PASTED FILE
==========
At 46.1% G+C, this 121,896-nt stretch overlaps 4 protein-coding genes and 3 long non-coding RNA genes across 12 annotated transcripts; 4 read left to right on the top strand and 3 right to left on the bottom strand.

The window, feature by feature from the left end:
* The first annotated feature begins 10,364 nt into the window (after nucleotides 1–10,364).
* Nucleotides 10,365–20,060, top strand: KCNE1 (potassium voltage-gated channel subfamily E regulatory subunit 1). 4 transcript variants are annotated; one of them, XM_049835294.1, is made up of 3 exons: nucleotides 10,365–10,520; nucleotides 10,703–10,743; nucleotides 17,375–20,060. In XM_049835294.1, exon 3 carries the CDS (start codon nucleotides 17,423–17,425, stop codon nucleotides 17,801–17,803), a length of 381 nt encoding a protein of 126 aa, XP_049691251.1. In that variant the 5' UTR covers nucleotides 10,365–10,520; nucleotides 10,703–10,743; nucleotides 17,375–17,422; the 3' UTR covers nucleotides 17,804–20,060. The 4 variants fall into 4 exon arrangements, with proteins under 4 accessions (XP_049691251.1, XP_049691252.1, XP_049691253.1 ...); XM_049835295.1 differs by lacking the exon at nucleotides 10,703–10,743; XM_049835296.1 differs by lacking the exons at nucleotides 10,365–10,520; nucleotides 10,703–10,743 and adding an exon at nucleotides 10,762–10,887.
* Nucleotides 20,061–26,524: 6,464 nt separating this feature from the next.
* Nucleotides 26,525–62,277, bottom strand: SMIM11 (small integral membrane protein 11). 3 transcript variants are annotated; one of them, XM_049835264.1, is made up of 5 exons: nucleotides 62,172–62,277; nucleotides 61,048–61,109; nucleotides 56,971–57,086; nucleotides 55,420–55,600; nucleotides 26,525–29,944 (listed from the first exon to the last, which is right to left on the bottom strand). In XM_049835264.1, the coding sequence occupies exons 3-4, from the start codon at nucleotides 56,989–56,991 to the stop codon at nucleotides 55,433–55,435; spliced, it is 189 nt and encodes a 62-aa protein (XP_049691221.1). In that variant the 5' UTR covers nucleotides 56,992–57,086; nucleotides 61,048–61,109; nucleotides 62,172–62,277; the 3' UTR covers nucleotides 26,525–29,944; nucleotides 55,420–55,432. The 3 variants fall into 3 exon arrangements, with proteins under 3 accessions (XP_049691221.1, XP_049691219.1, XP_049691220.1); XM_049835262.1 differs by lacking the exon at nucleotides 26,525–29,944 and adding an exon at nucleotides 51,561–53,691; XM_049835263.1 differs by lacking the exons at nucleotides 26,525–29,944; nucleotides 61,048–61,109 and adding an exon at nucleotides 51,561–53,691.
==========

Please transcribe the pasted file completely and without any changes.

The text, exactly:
At 46.1% G+C, this 121,896-nt stretch overlaps 4 protein-coding genes and 3 long non-coding RNA genes across 12 annotated transcripts; 4 read left to right on the top strand and 3 right to left on the bottom strand.

The window, feature by feature from the left end:
* The first annotated feature begins 10,364 nt into the window (after nucleotides 1–10,364).
* Nucleotides 10,365–20,060, top strand: KCNE1 (potassium voltage-gated channel subfamily E regulatory subunit 1). 4 transcript variants are annotated; one of them, XM_049835294.1, is made up of 3 exons: nucleotides 10,365–10,520; nucleotides 10,703–10,743; nucleotides 17,375–20,060. In XM_049835294.1, exon 3 carries the CDS (start codon nucleotides 17,423–17,425, stop codon nucleotides 17,801–17,803), a length of 381 nt encoding a protein of 126 aa, XP_049691251.1. In that variant the 5' UTR covers nucleotides 10,365–10,520; nucleotides 10,703–10,743; nucleotides 17,375–17,422; the 3' UTR covers nucleotides 17,804–20,060. The 4 variants fall into 4 exon arrangements, with proteins under 4 accessions (XP_049691251.1, XP_049691252.1, XP_049691253.1 ...); XM_049835295.1 differs by lacking the exon at nucleotides 10,703–10,743; XM_049835296.1 differs by lacking the exons at nucleotides 10,365–10,520; nucleotides 10,703–10,743 and adding an exon at nucleotides 10,762–10,887.
* Nucleotides 20,061–26,524: 6,464 nt separating this feature from the next.
* Nucleotides 26,525–62,277, bottom strand: SMIM11 (small integral membrane protein 11). 3 transcript variants are annotated; one of them, XM_049835264.1, is made up of 5 exons: nucleotides 62,172–62,277; nucleotides 61,048–61,109; nucleotides 56,971–57,086; nucleotides 55,420–55,600; nucleotides 26,525–29,944 (listed from the first exon to the last, which is right to left on the bottom strand). In XM_049835264.1, the coding sequence occupies exons 3-4, from the start codon at nucleotides 56,989–56,991 to the stop codon at nucleotides 55,433–55,435; spliced, it is 189 nt and encodes a 62-aa protein (XP_049691221.1). In that variant the 5' UTR covers nucleotides 56,992–57,086; nucleotides 61,048–61,109; nucleotides 62,172–62,277; the 3' UTR covers nucleotides 26,525–29,944; nucleotides 55,420–55,432. The 3 variants fall into 3 exon arrangements, with proteins under 3 accessions (XP_049691221.1, XP_049691219.1, XP_049691220.1); XM_049835262.1 differs by lacking the exon at nucleotides 26,525–29,944 and adding an exon at nucleotides 51,561–53,691; XM_049835263.1 differs by lacking the exons at nucleotides 26,525–29,944; nucleotides 61,048–61,109 and adding an exon at nucleotides 51,561–53,691.